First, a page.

The percentage of temporarily assigned individuals has doubled in the past five years from 5.7 percent of the teacher workforce in 2015-16 to 11.1 percent in the 2021-22 school year. The teacher shortage has adversely affected students, staff, and schools across the state and country. However, Dr. Rice said that there are some positive signs as well, including:

  1. Four years in a row of rising teacher preparation program enrollment
  2. The recently announced registered apprenticeship program
  3. $575 million in the fiscal year 2023 state budget negotiated between Governor Gretchen Whitmer and the state legislature to help fund Grow Your Own programs, MI Future Educator Fellowships, and teacher stipends
  4. The increased diversity of our teacher workforce
  5. Grow Your Own programs for students and support staff to become teachers

There have been four consecutive years of rising enrollments in teacher preparation programs, from 9,512 in 2016-17 to 13,171 in 2020-21. Additional growth is necessary to return to the 23,203 teacher preparation enrollment level in 2011.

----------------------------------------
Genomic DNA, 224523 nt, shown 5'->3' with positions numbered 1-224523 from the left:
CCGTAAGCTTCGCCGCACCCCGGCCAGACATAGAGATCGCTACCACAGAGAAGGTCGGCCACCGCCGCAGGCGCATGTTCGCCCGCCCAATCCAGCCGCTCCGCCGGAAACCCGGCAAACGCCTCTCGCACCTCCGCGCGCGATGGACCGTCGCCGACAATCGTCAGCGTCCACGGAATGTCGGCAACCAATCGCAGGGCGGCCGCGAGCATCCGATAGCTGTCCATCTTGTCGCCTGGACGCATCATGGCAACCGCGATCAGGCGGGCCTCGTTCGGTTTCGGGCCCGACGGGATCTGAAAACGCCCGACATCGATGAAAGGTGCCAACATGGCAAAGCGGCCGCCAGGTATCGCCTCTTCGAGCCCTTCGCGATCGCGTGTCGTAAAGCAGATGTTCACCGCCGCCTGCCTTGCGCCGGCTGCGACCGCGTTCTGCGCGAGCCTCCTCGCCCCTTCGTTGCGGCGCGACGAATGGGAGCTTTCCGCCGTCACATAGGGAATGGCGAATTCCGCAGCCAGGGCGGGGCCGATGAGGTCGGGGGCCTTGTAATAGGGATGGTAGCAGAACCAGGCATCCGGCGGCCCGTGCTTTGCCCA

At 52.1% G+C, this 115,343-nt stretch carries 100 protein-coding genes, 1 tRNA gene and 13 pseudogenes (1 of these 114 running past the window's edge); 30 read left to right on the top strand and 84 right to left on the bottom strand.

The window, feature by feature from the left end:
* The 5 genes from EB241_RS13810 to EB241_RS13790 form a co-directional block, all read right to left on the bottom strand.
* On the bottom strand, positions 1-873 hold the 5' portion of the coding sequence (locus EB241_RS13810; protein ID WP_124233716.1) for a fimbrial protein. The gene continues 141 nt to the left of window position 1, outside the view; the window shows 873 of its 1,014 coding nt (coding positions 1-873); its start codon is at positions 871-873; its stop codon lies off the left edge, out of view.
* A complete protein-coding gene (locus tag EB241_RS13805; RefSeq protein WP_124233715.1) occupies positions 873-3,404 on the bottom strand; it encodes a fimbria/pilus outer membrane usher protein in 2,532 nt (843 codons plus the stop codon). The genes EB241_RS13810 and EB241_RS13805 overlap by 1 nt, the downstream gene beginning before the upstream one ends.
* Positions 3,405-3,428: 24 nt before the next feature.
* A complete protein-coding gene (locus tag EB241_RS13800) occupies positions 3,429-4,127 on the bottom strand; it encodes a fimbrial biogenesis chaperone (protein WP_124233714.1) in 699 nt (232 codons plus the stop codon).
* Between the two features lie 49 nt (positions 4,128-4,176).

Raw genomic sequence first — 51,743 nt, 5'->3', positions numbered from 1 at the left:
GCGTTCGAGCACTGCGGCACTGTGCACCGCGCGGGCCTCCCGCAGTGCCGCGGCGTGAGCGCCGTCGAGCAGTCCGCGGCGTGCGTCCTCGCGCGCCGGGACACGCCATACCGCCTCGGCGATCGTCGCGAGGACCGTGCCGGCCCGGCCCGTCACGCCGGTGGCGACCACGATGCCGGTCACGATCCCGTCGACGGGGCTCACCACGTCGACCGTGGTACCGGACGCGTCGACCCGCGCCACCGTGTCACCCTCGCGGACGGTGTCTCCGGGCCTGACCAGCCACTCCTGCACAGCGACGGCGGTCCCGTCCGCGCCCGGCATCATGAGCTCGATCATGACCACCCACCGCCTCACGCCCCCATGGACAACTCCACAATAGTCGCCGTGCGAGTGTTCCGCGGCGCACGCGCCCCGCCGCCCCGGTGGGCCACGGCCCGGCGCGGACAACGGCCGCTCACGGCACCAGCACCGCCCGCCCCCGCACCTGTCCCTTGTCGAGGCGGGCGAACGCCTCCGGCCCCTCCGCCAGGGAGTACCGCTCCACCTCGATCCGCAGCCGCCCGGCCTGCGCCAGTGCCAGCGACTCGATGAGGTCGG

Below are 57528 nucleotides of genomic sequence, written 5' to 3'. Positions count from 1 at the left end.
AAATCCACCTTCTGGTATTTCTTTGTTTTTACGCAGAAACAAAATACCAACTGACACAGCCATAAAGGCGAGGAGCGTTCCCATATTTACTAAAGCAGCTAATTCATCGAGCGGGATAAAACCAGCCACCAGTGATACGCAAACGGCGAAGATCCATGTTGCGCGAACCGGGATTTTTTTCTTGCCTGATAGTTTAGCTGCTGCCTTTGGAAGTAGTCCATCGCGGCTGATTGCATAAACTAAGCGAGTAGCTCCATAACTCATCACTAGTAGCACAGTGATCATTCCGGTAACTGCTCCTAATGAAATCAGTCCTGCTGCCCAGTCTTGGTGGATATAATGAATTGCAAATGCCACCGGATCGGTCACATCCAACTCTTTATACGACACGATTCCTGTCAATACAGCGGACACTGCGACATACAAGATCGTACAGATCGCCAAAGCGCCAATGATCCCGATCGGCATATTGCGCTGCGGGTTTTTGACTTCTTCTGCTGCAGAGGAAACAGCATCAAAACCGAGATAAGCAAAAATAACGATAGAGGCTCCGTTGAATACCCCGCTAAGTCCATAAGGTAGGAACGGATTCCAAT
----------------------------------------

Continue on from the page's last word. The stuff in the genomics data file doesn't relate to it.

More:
Over the last six years, there has been an increase of 1,160 full time equated (FTE) African American teachers in Michigan’s teacher workforce since 2015, and an increase of 169 FTE Hispanic/Latino educators over that same time period.

Goal 8 to Provide Adequate and Equitable School Funding

The passage of a generational school aid budget negotiated between Governor Gretchen Whitmer and the state legislature increased funding to Michigan public schools by $2.6 billion for this school year and included significant funding for students with disabilities, economically disadvantaged students, English learners, career and technical education programs, and students in rural and isolated school districts.

Goal 1 to Expand Early Childhood Learning Opportunities

Michigan’s Great Start Readiness Program (GSRP) tied for first in the country in quality for early childhood education for the fourth year in a row with the expectation that national rankings will indicate a rise in both funding and access for children this spring, once data from 2022 are incorporated.